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Inflation Falls Significantly But Risks of Rebound Remain
NIESR
2024.05.23
Today’s ONS figures indicate that annual CPI inflation was 2.3 per cent in April, falling from 3.2 per cent in March, and representing the lowest annual CPI inflation figure since July 2021. This figure reflects upward contributions, such as those from restaurants and hotels, being offset by downward contributions from the majority of other item categories, particularly housing and household services.
This fall in the annual CPI inflation rate was expected, given base effects from the large food price increases observed in April 2023 as well as the decrease in the Ofgem energy price cap in April 2024. While this is positive news, inflation will most likely rise again in in the second half of this year due to base effects. It will be important to keep an eye on month-on-month inflation figures (essentially ‘new’ inflation) to determine to what extent we will see inflation rebound in the second half of 2024. In fact, the pace at which inflation softened in April was slower than we expected, due to higher than projected month-on-month inflation.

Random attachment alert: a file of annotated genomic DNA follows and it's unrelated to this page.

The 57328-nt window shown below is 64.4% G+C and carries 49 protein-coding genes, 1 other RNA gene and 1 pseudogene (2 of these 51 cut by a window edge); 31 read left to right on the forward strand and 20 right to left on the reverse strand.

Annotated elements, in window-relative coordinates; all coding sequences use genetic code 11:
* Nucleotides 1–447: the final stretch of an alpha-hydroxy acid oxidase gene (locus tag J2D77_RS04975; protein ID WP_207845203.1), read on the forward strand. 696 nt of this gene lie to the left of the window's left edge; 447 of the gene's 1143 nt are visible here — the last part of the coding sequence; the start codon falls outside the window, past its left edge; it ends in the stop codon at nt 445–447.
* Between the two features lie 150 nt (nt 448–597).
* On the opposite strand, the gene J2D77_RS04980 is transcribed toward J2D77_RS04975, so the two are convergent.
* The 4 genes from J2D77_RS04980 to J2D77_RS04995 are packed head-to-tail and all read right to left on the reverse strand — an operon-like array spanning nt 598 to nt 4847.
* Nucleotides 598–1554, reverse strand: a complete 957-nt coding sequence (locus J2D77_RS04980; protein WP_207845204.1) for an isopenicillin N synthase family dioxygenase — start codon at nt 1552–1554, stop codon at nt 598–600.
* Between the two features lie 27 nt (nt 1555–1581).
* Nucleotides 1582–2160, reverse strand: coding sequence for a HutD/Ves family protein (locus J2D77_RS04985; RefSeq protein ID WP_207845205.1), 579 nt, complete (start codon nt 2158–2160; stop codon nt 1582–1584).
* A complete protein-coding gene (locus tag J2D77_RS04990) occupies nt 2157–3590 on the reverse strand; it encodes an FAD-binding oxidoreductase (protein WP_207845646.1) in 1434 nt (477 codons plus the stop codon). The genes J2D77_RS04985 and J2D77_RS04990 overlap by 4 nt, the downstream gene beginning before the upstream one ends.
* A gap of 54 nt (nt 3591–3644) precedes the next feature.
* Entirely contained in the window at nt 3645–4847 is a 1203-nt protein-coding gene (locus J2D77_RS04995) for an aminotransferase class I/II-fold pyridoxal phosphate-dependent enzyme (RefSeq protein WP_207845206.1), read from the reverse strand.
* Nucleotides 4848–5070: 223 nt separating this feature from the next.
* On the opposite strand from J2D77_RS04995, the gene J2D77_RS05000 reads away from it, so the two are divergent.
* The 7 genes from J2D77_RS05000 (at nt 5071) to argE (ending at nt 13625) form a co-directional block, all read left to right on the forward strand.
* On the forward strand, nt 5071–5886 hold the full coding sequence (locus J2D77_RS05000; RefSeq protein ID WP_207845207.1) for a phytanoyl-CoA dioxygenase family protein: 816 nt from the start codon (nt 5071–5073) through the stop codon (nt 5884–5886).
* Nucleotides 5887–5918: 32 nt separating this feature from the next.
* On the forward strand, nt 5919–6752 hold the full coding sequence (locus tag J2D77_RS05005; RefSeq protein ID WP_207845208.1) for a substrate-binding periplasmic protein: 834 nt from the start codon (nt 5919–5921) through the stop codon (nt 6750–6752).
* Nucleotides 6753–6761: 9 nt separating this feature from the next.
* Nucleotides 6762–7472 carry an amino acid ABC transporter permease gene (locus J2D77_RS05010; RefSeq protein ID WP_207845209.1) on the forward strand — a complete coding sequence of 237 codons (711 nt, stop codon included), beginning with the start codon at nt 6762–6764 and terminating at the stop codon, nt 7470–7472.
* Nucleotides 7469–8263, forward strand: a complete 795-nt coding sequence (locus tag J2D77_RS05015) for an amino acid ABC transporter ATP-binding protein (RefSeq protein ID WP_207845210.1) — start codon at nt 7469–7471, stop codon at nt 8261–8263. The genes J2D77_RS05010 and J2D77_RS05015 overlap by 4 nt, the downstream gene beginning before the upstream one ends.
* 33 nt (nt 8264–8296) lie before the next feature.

While indicators of underlying inflationary pressures all fell on the month, they remain high, which may require the MPC to exercise caution in monetary loosening. NIESR’s measure of underlying inflation, which excludes 5 per cent of the highest and lowest price changes to eliminate volatility and separate the signal from the ‘noise’, fell to 2.5 in April from 3.1 per cent in March; core CPI fell to 3.9 per cent from 4.2 per cent; and services inflation fell to 5.9 per cent from 6.0 per cent. These measures indicate that underlying inflationary pressures remain elevated ? and well above the 2 per cent target.
As a result, we think the Bank of England may need to exercise some caution in its expected upcoming monetary loosening. Indeed, as we discussed in our Spring UK Economic Outlook, we may not see a rate cut in June due to the upwards risk that elevated services and core inflation pose to the headline rate.